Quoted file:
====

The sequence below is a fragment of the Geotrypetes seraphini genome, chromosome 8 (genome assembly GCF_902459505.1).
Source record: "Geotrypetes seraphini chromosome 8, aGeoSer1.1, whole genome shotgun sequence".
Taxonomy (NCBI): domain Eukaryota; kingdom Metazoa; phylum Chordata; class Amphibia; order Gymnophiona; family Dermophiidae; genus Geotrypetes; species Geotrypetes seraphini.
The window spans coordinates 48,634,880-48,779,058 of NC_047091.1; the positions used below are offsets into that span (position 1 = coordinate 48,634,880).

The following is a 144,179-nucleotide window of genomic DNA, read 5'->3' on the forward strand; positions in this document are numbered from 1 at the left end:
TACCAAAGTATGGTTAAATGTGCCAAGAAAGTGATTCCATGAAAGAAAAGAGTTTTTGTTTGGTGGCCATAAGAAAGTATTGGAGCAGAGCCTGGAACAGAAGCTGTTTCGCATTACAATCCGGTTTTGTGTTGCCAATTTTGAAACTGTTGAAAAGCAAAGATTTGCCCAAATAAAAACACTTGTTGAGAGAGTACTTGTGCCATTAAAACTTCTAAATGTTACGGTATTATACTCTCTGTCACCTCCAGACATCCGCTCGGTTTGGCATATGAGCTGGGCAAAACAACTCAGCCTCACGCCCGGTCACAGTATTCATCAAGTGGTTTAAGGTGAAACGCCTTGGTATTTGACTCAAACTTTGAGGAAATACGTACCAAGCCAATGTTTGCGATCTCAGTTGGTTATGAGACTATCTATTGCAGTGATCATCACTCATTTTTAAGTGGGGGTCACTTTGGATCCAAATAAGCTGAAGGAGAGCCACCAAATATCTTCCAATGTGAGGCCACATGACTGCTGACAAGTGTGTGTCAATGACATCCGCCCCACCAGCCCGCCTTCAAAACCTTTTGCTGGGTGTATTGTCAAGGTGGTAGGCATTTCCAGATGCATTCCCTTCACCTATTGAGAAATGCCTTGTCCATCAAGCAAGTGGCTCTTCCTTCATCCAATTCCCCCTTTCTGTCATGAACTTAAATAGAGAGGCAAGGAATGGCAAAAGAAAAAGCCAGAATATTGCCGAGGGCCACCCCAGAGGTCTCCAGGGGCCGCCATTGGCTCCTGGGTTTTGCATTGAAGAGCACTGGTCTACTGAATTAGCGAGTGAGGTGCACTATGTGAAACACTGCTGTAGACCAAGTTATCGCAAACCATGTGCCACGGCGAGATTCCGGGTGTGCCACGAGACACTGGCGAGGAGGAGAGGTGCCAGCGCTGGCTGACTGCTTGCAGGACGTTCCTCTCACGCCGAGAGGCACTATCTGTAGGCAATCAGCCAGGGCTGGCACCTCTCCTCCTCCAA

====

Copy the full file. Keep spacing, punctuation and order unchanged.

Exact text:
The sequence below is a fragment of the Geotrypetes seraphini genome, chromosome 8 (genome assembly GCF_902459505.1).
Source record: "Geotrypetes seraphini chromosome 8, aGeoSer1.1, whole genome shotgun sequence".
Taxonomy (NCBI): domain Eukaryota; kingdom Metazoa; phylum Chordata; class Amphibia; order Gymnophiona; family Dermophiidae; genus Geotrypetes; species Geotrypetes seraphini.
The window spans coordinates 48,634,880-48,779,058 of NC_047091.1; the positions used below are offsets into that span (position 1 = coordinate 48,634,880).

The following is a 144,179-nucleotide window of genomic DNA, read 5'->3' on the forward strand; positions in this document are numbered from 1 at the left end:
TACCAAAGTATGGTTAAATGTGCCAAGAAAGTGATTCCATGAAAGAAAAGAGTTTTTGTTTGGTGGCCATAAGAAAGTATTGGAGCAGAGCCTGGAACAGAAGCTGTTTCGCATTACAATCCGGTTTTGTGTTGCCAATTTTGAAACTGTTGAAAAGCAAAGATTTGCCCAAATAAAAACACTTGTTGAGAGAGTACTTGTGCCATTAAAACTTCTAAATGTTACGGTATTATACTCTCTGTCACCTCCAGACATCCGCTCGGTTTGGCATATGAGCTGGGCAAAACAACTCAGCCTCACGCCCGGTCACAGTATTCATCAAGTGGTTTAAGGTGAAACGCCTTGGTATTTGACTCAAACTTTGAGGAAATACGTACCAAGCCAATGTTTGCGATCTCAGTTGGTTATGAGACTATCTATTGCAGTGATCATCACTCATTTTTAAGTGGGGGTCACTTTGGATCCAAATAAGCTGAAGGAGAGCCACCAAATATCTTCCAATGTGAGGCCACATGACTGCTGACAAGTGTGTGTCAATGACATCCGCCCCACCAGCCCGCCTTCAAAACCTTTTGCTGGGTGTATTGTCAAGGTGGTAGGCATTTCCAGATGCATTCCCTTCACCTATTGAGAAATGCCTTGTCCATCAAGCAAGTGGCTCTTCCTTCATCCAATTCCCCCTTTCTGTCATGAACTTAAATAGAGAGGCAAGGAATGGCAAAAGAAAAAGCCAGAATATTGCCGAGGGCCACCCCAGAGGTCTCCAGGGGCCGCCATTGGCTCCTGGGTTTTGCATTGAAGAGCACTGGTCTACTGAATTAGCGAGTGAGGTGCACTATGTGAAACACTGCTGTAGACCAAGTTATCGCAAACCATGTGCCACGGCGAGATTCCGGGTGTGCCACGAGACACTGGCGAGGAGGAGAGGTGCCAGCGCTGGCTGACTGCTTGCAGGACGTTCCTCTCACGCCGAGAGGCACTATCTGTAGGCAATCAGCCAGGGCTGGCACCTCTCCTCCTCCAA